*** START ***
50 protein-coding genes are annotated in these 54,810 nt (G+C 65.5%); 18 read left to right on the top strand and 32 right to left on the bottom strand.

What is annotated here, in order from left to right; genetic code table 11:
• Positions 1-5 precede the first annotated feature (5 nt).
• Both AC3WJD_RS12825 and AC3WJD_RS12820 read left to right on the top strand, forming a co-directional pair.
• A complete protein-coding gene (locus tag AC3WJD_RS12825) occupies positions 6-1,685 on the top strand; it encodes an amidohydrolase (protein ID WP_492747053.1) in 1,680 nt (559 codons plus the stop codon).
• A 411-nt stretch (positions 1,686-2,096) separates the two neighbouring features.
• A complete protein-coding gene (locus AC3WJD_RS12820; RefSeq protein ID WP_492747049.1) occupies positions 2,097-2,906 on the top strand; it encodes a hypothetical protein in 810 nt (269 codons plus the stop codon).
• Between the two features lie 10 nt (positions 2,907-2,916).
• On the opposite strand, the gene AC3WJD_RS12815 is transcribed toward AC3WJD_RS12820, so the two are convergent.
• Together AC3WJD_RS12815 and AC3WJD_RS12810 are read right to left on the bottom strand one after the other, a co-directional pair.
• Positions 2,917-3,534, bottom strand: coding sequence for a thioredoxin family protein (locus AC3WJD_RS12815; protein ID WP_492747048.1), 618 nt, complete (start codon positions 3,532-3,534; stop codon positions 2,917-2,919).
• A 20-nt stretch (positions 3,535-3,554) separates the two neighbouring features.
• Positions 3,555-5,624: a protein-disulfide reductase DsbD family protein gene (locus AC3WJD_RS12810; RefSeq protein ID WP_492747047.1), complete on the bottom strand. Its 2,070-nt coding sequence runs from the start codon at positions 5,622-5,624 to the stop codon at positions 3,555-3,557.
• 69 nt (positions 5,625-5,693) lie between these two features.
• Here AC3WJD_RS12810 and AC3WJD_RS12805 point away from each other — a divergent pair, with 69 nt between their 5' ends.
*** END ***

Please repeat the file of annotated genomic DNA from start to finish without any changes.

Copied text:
50 protein-coding genes are annotated in these 54,810 nt (G+C 65.5%); 18 read left to right on the top strand and 32 right to left on the bottom strand.

What is annotated here, in order from left to right; genetic code table 11:
• Positions 1-5 precede the first annotated feature (5 nt).
• Both AC3WJD_RS12825 and AC3WJD_RS12820 read left to right on the top strand, forming a co-directional pair.
• A complete protein-coding gene (locus tag AC3WJD_RS12825) occupies positions 6-1,685 on the top strand; it encodes an amidohydrolase (protein ID WP_492747053.1) in 1,680 nt (559 codons plus the stop codon).
• A 411-nt stretch (positions 1,686-2,096) separates the two neighbouring features.
• A complete protein-coding gene (locus AC3WJD_RS12820; RefSeq protein ID WP_492747049.1) occupies positions 2,097-2,906 on the top strand; it encodes a hypothetical protein in 810 nt (269 codons plus the stop codon).
• Between the two features lie 10 nt (positions 2,907-2,916).
• On the opposite strand, the gene AC3WJD_RS12815 is transcribed toward AC3WJD_RS12820, so the two are convergent.
• Together AC3WJD_RS12815 and AC3WJD_RS12810 are read right to left on the bottom strand one after the other, a co-directional pair.
• Positions 2,917-3,534, bottom strand: coding sequence for a thioredoxin family protein (locus AC3WJD_RS12815; protein ID WP_492747048.1), 618 nt, complete (start codon positions 3,532-3,534; stop codon positions 2,917-2,919).
• A 20-nt stretch (positions 3,535-3,554) separates the two neighbouring features.
• Positions 3,555-5,624: a protein-disulfide reductase DsbD family protein gene (locus AC3WJD_RS12810; RefSeq protein ID WP_492747047.1), complete on the bottom strand. Its 2,070-nt coding sequence runs from the start codon at positions 5,622-5,624 to the stop codon at positions 3,555-3,557.
• 69 nt (positions 5,625-5,693) lie between these two features.
• Here AC3WJD_RS12810 and AC3WJD_RS12805 point away from each other — a divergent pair, with 69 nt between their 5' ends.